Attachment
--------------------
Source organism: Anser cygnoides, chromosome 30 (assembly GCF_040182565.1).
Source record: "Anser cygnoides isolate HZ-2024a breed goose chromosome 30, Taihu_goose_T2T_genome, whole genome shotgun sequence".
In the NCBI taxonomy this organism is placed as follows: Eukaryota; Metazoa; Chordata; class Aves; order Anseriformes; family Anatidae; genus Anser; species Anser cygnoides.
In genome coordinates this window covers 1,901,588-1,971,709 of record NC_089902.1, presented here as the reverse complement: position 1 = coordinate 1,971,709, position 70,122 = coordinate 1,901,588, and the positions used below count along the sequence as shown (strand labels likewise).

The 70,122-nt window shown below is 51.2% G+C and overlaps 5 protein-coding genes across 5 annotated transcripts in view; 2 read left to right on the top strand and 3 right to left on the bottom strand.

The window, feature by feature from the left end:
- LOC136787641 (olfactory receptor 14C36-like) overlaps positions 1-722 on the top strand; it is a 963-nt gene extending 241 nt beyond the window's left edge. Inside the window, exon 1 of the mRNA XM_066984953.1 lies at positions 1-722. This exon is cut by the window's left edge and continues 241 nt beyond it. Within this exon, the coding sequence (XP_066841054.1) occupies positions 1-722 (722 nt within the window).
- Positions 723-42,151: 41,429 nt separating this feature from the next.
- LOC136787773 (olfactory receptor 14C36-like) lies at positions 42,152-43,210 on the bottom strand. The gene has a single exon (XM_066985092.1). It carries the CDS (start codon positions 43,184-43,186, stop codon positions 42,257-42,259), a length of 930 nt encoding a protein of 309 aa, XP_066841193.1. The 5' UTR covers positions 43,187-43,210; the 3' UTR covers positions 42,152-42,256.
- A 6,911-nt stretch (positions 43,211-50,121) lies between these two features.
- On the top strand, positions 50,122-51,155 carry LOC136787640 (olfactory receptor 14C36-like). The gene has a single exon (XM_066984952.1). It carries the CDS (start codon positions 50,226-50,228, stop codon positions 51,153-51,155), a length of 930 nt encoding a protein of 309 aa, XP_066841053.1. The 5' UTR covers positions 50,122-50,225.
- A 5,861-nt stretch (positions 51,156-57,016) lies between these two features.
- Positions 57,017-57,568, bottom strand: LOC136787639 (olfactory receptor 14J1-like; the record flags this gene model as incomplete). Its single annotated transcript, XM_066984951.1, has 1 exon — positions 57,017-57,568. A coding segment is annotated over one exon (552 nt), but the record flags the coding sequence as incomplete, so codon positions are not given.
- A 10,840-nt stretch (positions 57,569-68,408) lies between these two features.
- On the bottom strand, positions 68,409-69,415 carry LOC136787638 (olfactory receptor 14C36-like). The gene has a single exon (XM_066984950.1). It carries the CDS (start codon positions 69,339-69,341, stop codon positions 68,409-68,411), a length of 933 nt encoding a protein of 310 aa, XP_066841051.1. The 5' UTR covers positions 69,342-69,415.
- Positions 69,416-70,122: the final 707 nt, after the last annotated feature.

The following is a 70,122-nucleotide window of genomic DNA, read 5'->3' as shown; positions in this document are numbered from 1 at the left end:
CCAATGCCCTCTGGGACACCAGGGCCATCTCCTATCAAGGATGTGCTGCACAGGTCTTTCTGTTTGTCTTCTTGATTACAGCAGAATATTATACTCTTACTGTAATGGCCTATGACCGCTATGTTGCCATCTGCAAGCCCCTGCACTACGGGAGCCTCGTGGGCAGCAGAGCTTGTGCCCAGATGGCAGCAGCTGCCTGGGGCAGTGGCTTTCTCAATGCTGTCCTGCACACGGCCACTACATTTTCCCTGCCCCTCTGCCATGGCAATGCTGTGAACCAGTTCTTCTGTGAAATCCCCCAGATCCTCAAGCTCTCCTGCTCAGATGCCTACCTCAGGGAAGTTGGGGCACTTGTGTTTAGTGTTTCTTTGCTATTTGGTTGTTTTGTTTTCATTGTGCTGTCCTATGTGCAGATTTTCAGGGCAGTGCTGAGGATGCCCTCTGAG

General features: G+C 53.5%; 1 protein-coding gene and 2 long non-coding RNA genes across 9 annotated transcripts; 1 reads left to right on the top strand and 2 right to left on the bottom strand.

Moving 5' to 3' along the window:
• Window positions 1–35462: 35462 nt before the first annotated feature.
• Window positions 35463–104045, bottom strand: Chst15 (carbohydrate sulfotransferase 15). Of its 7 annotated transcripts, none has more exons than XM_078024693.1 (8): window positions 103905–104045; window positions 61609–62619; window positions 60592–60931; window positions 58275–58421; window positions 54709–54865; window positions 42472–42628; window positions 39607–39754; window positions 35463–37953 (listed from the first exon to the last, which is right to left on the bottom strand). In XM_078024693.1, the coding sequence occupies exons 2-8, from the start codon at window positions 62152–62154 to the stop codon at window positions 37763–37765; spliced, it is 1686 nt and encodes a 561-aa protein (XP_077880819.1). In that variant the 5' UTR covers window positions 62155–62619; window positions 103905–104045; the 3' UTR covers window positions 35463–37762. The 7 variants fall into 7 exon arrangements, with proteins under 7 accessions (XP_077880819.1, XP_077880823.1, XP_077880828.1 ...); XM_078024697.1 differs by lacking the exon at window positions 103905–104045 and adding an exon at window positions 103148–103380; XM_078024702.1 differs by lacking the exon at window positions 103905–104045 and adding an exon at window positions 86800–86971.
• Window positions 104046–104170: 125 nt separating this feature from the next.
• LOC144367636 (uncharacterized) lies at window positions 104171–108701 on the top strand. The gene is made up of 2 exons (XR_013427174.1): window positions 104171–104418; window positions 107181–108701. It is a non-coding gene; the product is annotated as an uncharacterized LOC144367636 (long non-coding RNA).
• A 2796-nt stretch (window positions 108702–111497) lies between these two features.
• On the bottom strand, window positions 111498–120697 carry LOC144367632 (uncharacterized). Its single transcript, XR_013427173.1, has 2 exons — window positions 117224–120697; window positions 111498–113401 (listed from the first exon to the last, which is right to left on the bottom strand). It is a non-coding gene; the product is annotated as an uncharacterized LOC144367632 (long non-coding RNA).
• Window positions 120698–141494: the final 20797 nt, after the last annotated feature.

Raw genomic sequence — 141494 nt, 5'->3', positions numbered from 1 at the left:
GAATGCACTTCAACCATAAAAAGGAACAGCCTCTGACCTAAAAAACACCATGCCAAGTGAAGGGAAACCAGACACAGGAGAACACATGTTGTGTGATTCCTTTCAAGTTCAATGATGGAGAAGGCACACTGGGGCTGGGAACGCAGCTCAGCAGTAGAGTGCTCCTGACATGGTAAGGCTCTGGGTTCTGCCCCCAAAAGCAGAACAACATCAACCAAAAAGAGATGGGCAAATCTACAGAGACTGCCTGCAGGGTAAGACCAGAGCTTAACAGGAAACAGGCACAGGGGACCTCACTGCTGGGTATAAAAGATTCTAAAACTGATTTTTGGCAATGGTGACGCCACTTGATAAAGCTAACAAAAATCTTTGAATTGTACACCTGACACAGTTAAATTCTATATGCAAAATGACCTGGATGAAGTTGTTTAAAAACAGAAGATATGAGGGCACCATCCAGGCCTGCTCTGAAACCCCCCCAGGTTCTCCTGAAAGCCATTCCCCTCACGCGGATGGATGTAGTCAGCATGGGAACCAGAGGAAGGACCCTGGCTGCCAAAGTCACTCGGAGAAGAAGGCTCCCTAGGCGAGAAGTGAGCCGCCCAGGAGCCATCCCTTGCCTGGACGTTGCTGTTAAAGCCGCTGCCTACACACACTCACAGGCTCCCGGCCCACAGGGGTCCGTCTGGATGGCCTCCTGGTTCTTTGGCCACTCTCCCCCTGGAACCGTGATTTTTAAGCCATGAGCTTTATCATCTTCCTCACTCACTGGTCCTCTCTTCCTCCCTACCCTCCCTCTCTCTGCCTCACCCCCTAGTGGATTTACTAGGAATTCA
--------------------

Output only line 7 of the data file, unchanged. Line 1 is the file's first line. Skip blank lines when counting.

- LOC136787641 (olfactory receptor 14C36-like) overlaps positions 1-722 on the top strand; it is a 963-nt gene extending 241 nt beyond the window's left edge. Inside the window, exon 1 of the mRNA XM_066984953.1 lies at positions 1-722. This exon is cut by the window's left edge and continues 241 nt beyond it. Within this exon, the coding sequence (XP_066841054.1) occupies positions 1-722 (722 nt within the window).